Slice boneless chicken breasts - I would allow 3 to 6 ozs per serving depending on how much other food will be there. Salt & pepper and toss/stir fry in a bit of olive or canola oil in a large wok or skillet until done all the way through.

Add a good sweet and sour sauce - lots of good ones at your local Asian market or any large super market (ethnic foods aisle) and toss for a bit until all the chicken is coated. Add sliced cooked carrots, pineapple tidbits or chunks (drained), drained mandarin oranges, sliced bell pepper, sliced water chestnuts (canned/drained), and coarsely chopped sweet onion (or scallions). Toss together and heat until all ingredients are flavored with the sweet & sour sauce and heated through. Add a bit more sauce if it looks skimpy. If you want to be really fancy throw in a handful or two of slivered almonds and/or cashews.

The rule of thumb here is to taste as you go along until it tastes good and looks great.

Serve hot over prepared rice.

(If you want to make your own sauce there are a gazillion recipes on the internet for sweet & sour sauce or mandarin sauce or orange mandarin sauce. Just type in your buffer and pick one that doesn't require a gazillion wierd ingredients.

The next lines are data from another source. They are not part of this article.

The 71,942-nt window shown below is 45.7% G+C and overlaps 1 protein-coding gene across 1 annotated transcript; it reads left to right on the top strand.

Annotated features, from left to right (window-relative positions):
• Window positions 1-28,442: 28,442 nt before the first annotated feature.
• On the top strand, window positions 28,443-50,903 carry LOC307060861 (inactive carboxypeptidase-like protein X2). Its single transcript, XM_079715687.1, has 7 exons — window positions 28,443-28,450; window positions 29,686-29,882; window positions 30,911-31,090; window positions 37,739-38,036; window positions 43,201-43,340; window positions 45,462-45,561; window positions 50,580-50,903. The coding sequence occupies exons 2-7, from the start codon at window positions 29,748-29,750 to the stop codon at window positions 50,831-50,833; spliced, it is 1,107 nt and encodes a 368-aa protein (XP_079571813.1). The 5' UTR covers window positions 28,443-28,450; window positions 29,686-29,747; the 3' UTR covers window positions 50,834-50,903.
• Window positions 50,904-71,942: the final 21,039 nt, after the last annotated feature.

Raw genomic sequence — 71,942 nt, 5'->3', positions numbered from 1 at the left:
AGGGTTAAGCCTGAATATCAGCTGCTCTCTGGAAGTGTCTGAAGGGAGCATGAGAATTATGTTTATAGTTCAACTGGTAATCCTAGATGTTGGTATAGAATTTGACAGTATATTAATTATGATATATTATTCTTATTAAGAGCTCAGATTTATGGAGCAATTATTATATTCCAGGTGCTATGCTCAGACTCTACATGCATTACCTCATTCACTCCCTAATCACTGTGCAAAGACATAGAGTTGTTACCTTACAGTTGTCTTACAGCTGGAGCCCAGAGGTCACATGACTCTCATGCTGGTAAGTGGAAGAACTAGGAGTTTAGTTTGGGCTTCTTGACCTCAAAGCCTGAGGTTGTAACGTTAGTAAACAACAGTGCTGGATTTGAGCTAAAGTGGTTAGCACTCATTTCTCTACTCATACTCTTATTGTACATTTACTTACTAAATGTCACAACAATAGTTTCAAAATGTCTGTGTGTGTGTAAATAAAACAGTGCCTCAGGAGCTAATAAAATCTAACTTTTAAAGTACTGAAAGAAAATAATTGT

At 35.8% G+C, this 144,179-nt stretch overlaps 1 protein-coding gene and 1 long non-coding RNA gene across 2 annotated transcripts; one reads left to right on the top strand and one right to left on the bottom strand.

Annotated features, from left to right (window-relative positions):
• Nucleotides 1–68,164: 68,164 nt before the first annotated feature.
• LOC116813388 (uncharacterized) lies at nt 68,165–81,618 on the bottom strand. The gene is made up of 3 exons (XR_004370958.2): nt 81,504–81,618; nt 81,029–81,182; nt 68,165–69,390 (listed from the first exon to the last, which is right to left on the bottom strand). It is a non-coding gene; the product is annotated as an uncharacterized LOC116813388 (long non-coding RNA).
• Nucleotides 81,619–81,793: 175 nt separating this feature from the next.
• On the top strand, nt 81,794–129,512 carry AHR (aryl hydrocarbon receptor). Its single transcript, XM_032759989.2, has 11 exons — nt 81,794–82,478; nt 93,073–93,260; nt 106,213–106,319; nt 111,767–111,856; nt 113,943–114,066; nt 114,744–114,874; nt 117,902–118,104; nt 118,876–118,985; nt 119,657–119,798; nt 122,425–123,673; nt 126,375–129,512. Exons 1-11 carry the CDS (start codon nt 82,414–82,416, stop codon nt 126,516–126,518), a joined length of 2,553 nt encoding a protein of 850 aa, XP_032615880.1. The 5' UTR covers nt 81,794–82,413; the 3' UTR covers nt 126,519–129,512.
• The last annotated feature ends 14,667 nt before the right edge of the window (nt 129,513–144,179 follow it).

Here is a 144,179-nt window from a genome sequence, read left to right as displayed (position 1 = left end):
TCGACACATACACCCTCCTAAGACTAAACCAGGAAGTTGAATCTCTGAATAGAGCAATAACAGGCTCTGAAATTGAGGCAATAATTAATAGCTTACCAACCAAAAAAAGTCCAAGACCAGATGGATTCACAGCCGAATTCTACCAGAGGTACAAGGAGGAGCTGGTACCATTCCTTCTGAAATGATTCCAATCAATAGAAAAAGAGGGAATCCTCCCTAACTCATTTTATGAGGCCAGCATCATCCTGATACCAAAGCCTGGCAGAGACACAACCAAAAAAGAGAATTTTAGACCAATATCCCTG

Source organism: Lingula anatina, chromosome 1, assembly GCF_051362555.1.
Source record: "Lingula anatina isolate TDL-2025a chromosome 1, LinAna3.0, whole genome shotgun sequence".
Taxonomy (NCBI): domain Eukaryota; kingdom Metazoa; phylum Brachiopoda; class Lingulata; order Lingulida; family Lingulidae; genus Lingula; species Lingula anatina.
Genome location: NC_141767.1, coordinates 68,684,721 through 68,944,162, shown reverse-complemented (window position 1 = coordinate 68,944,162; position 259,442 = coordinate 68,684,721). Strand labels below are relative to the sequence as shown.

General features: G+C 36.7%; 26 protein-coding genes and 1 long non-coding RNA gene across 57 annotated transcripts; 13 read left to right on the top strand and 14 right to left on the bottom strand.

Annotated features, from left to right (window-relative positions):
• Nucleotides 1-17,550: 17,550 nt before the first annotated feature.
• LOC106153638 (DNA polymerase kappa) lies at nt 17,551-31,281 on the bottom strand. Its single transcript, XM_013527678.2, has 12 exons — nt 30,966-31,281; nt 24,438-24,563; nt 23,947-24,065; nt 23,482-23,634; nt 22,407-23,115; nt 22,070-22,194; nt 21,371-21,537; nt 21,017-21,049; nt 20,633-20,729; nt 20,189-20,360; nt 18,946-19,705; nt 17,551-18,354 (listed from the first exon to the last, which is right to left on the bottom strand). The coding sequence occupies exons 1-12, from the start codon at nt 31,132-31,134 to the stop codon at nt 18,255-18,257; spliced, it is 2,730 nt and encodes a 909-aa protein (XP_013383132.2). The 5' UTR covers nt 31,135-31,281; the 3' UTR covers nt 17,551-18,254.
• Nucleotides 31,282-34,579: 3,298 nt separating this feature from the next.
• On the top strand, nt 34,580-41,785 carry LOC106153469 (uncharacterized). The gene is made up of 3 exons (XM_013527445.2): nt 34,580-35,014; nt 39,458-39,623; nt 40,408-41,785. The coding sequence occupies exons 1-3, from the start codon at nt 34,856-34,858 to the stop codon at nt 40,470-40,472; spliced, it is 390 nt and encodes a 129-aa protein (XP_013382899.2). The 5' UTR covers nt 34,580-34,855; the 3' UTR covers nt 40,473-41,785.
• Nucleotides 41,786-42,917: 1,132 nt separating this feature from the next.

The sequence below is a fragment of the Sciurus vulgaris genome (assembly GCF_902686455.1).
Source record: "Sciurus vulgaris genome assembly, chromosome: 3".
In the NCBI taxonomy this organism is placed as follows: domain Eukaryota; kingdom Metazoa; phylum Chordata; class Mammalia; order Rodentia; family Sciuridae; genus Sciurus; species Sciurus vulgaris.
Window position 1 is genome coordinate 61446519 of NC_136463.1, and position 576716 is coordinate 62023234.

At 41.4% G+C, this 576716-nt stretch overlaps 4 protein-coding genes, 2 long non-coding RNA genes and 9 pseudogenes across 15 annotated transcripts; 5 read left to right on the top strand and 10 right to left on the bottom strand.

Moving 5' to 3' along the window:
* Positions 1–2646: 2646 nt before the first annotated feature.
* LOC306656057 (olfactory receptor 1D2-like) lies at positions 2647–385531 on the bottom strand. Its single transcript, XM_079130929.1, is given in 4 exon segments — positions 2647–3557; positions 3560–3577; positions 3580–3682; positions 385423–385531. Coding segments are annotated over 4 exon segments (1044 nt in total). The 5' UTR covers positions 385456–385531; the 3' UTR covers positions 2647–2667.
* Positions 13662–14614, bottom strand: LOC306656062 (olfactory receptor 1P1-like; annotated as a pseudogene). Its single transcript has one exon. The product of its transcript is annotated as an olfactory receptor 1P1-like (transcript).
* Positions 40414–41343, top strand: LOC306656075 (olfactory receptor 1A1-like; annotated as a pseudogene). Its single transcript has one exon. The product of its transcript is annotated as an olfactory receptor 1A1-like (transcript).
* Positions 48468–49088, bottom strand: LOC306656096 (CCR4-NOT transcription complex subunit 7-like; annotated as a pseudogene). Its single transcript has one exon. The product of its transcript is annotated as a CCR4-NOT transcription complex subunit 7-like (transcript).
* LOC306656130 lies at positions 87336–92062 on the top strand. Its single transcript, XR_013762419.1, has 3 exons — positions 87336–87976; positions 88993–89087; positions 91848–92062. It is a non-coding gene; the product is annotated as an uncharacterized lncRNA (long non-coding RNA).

The above recipe also works with pork, but its harder to get pork really done unless you fry it and I haven't found the results to be as satisfactory.

Foxfyre
 
  1  
Reply Sun 14 Sep, 2008 07:34 pm
@Foxfyre,
Addendum. When you're preparing the chicken and sauce before you add all the other stuff.....be sure the chicken is done then cook/toss with the sauce until the meat is kind of firm and the consistency is a bit sticky. Then add the other stuff.
Foxfyre
 
  1  
Reply Sun 14 Sep, 2008 07:36 pm
@Foxfyre,
Final addendum - you get a great texture for your chicken if 'health food' is not a criteria by breading the chicken pieces in salt and peppered flour and deep frying until done. Then toss the fried chicken pieces in the sauce with all the other stuff.